- First I'd like to discuss Jeri's diagnosis.  I kept it vague in the actual review because I know it blindsided me and I didn't want to spoil the potential impact of that for anyone else.  The way it is set up, I (and likely most others) assumed that they were going the way of Cancer.  When it was revealed that she had been diagnosed with ALS (Amyotrophic lateral sclerosis), I literally gasped out loud.  Those close too me and my family know that my uncle passed away about two years ago after battling ALS for years.  It is an absolutely devastating neurological disease.  I won't get on a soap box here, but if you want to learn more you can do so by visiting the ALS Association's webpage.  So yeah, this development hit extremely close to home for me and for the most part I was pretty pleased with the way it was handled.  I was really afraid that they were going to 'magic' it away somehow, and as that possibility was explored I felt like that would be a cheap, easy 'out'.  Instead, they ended up having Jeri be scammed, which shocked her back into wanting to fight and accomplish as much as she could in the time she had left. The life expectancy of an ALS patient after diagnosis usually averages between two and three years, but can vary drastically (which was mentioned in the show).  As an example, my uncle lived about ten years after being diagnosed and Stephen Hawking, who passed away just this past week, lived with ALS for fifty five years.  Unfortunately, those examples are outliers in the grand scheme of things.  Anyway, I'll reserve judgement until we see how this development is handled in future appearances, but I do feel as though it has handled in a respectful manner so far.

- All of season 2's episodes were directed by women, a theme that was announced months ago, but is also a nice little tie-in with the International Women's Day release.

- I also didn't want to discuss Alisa's actual identity in the main review as I wanted to avoid spoilers.  I really liked that she turned out to be Jessica's mother.  I thought it provided another interesting layer not only to Jessica, but to her relationship with Trish as they now both have very complex, messed up mother issues.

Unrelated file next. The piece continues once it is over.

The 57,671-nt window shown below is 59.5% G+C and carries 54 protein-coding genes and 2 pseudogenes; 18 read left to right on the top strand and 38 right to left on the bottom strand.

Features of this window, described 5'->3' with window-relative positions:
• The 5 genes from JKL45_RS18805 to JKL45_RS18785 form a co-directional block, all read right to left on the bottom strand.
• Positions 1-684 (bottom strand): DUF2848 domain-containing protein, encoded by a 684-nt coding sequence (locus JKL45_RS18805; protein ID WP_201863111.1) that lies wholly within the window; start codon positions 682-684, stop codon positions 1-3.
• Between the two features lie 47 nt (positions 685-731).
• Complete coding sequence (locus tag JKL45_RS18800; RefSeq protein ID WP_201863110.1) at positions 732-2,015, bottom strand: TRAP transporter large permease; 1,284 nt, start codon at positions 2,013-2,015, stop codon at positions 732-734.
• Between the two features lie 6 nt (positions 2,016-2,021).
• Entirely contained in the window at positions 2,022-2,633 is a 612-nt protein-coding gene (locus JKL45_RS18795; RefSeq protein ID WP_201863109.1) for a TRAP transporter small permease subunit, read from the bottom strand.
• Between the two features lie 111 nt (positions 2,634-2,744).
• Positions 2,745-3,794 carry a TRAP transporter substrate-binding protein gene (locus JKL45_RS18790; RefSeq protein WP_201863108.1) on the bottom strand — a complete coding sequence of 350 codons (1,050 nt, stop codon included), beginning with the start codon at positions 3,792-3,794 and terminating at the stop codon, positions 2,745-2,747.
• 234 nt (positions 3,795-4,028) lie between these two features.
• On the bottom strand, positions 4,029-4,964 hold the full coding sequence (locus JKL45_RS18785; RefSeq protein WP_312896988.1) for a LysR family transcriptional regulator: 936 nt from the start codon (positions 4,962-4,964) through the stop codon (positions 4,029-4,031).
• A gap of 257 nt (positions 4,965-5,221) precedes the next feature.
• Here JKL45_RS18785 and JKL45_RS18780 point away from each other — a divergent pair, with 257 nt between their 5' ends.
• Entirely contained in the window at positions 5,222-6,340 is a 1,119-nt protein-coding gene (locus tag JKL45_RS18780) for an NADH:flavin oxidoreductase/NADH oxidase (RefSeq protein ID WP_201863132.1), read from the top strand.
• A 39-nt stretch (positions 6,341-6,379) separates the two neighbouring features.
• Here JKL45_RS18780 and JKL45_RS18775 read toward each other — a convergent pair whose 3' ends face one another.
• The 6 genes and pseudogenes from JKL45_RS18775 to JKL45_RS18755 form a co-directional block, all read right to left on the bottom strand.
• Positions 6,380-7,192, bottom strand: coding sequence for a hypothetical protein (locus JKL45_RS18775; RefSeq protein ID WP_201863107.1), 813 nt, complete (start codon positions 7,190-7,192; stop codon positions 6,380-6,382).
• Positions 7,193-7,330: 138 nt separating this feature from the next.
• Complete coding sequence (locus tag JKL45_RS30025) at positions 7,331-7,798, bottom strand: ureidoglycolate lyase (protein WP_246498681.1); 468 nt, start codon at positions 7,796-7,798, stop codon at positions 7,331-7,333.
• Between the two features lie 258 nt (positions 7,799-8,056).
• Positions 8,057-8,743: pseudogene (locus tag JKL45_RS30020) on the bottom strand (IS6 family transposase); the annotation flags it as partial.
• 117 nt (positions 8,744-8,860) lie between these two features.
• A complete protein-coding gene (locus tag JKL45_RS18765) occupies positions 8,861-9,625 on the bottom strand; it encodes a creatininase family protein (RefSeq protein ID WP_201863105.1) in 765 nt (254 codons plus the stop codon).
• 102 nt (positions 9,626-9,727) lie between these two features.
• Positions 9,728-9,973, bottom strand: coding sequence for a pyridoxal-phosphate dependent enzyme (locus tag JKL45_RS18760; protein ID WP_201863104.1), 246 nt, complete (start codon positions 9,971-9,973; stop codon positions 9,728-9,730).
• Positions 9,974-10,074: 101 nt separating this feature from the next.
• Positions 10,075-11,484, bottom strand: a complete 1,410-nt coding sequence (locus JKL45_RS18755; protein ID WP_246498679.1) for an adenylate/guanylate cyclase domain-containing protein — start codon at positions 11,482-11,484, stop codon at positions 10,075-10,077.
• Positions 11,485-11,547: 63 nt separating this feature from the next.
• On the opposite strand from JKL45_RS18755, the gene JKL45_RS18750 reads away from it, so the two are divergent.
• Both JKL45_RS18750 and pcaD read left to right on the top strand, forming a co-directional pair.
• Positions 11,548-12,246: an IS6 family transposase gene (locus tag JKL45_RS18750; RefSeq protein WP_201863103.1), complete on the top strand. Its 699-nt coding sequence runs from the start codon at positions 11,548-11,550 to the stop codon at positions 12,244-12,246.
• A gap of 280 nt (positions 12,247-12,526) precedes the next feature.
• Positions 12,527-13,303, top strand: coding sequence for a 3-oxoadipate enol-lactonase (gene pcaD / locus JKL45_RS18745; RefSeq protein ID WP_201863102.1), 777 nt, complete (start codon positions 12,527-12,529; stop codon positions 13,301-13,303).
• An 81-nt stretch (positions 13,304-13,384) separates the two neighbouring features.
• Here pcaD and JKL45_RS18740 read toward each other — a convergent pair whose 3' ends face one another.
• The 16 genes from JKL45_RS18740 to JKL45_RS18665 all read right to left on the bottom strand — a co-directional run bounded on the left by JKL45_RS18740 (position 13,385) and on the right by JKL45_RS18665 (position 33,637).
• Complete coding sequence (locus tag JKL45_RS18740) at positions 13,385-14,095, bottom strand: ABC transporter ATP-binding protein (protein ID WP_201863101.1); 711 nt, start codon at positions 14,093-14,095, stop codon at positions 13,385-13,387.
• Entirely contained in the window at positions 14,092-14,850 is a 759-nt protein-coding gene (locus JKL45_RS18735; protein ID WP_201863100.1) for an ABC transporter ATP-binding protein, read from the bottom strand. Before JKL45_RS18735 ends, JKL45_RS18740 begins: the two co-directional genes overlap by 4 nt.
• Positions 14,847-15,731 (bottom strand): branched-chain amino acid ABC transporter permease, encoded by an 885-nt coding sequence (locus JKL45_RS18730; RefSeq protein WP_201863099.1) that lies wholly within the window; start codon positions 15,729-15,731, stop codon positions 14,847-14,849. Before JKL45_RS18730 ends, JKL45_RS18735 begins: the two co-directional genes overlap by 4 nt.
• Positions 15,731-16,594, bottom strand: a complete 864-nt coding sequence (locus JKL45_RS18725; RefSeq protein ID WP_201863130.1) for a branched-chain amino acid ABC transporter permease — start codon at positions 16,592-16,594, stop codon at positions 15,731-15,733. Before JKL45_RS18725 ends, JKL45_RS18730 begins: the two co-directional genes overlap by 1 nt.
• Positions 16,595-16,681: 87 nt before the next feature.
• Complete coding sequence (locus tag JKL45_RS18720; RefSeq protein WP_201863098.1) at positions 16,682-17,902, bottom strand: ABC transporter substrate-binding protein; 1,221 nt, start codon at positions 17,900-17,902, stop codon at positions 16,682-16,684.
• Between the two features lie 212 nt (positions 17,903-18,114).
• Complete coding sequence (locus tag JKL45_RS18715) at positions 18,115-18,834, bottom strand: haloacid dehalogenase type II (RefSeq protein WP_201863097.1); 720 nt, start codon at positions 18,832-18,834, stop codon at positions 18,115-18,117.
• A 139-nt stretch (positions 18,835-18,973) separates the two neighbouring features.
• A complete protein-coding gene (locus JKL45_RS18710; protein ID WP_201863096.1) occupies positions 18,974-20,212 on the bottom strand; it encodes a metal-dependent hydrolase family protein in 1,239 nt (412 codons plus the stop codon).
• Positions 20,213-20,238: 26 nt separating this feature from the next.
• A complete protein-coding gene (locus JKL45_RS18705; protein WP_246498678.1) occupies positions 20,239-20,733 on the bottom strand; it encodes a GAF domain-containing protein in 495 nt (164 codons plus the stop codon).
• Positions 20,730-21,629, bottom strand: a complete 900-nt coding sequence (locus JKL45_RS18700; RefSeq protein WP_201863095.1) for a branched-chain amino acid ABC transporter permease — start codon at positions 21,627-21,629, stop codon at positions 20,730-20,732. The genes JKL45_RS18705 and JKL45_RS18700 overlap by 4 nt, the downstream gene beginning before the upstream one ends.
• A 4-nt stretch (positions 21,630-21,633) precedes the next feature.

- I much prefer the Stan Lee cameo's in the Netflix shows as opposed to his appearances in the MCU films.  His cameo in this season appeared as bus signage at the bus station.

- We got to see a couple Daredevil related cameos: Foggy Nelson (Elden Henson) appeared in Jeri's office - a quick reminder that he went to work for her firm after the events of Daredevil's season 2, and Turk (Rob Morgan) continues to pop up in the various Netflix series as a small time crook, this time selling Jeri a hand gun in exchange for future law services.

- We don't see any cameos from either Luke Cage (Mike Colter) or Claire Temple (Rosario Dawson) in this season.  Both appeared in season 1 and have had multiple appearances across the Netflix corner of the MCU.

- Westchester, NY is mentioned a couple of times towards the end of this season.  Aside from being an actual location, this is also where Xavier's School for Gifted Children is located in the X-Men comics.  Maybe this is a slight wink towards Disney's (Marvel's parent company) recent acquisition of 20th Century Fox (and with it, the film rights to the X-Men franchise).

- Whizzer is an actual Marvel Comics character (although I had never heard of him before) that first appeared in USA Comics #1 in 1941 (as Robert Frank).  Apparently he gained his powers after being given a transfusion of mongoose blood by his father Emil to combat a cobra bite.  Emil is also the name of Robert Coleman's pet mongoose in the show.

- Dr. Karl Malus is also based on a character from Marvel's comics, first appearing in Spider-Woman #30 from 1980.

- I mentioned that I had been worried that they might try and bring Kilgrave (David Tennant) back from the dead, and I am so glad that they didn't.  However, I did love the way the incorporated him into season 2 as a haunting conscience in Jessica's head.   

- Artist David Mack, who provided covers for two Jessica Jones-centric comic book series - Alias (2001), Jessica Jones (2015) - and helped with opening credits for the show, also produced the paintings we see in this season as Oscar's artwork. 

- I liked that we got a small dose of Will Simpson (Wil Traval) at the beginning of this season, although I must admit that once I saw him appear, I kind of hoped we'd get a full-on comic-faithful adaptation of Nuke, complete with flag face paint even though that would be pretty ridiculous.